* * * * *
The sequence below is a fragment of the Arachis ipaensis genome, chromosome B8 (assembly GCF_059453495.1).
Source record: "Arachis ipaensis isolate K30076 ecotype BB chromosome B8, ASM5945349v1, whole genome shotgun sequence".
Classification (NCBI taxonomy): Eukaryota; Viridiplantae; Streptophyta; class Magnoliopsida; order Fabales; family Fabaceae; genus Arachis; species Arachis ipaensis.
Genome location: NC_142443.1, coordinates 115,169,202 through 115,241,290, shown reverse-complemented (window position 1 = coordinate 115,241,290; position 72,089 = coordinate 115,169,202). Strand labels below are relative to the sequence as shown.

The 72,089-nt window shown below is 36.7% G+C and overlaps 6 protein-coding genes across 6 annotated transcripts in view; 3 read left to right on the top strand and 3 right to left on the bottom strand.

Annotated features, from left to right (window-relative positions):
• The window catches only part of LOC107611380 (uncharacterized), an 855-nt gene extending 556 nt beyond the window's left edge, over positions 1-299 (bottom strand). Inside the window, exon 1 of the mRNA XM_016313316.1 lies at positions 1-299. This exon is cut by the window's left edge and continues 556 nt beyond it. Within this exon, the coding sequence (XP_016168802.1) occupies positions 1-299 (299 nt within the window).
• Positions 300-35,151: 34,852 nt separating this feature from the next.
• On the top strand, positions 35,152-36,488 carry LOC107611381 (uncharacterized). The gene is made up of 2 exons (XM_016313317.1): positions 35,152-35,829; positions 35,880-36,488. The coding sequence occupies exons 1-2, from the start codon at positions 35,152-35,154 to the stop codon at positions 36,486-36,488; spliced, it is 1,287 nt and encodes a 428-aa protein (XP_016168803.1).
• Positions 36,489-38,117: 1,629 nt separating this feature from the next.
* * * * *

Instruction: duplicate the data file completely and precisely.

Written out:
The sequence below is a fragment of the Arachis ipaensis genome, chromosome B8 (assembly GCF_059453495.1).
Source record: "Arachis ipaensis isolate K30076 ecotype BB chromosome B8, ASM5945349v1, whole genome shotgun sequence".
Classification (NCBI taxonomy): Eukaryota; Viridiplantae; Streptophyta; class Magnoliopsida; order Fabales; family Fabaceae; genus Arachis; species Arachis ipaensis.
Genome location: NC_142443.1, coordinates 115,169,202 through 115,241,290, shown reverse-complemented (window position 1 = coordinate 115,241,290; position 72,089 = coordinate 115,169,202). Strand labels below are relative to the sequence as shown.

The 72,089-nt window shown below is 36.7% G+C and overlaps 6 protein-coding genes across 6 annotated transcripts in view; 3 read left to right on the top strand and 3 right to left on the bottom strand.

Annotated features, from left to right (window-relative positions):
• The window catches only part of LOC107611380 (uncharacterized), an 855-nt gene extending 556 nt beyond the window's left edge, over positions 1-299 (bottom strand). Inside the window, exon 1 of the mRNA XM_016313316.1 lies at positions 1-299. This exon is cut by the window's left edge and continues 556 nt beyond it. Within this exon, the coding sequence (XP_016168802.1) occupies positions 1-299 (299 nt within the window).
• Positions 300-35,151: 34,852 nt separating this feature from the next.
• On the top strand, positions 35,152-36,488 carry LOC107611381 (uncharacterized). The gene is made up of 2 exons (XM_016313317.1): positions 35,152-35,829; positions 35,880-36,488. The coding sequence occupies exons 1-2, from the start codon at positions 35,152-35,154 to the stop codon at positions 36,486-36,488; spliced, it is 1,287 nt and encodes a 428-aa protein (XP_016168803.1).
• Positions 36,489-38,117: 1,629 nt separating this feature from the next.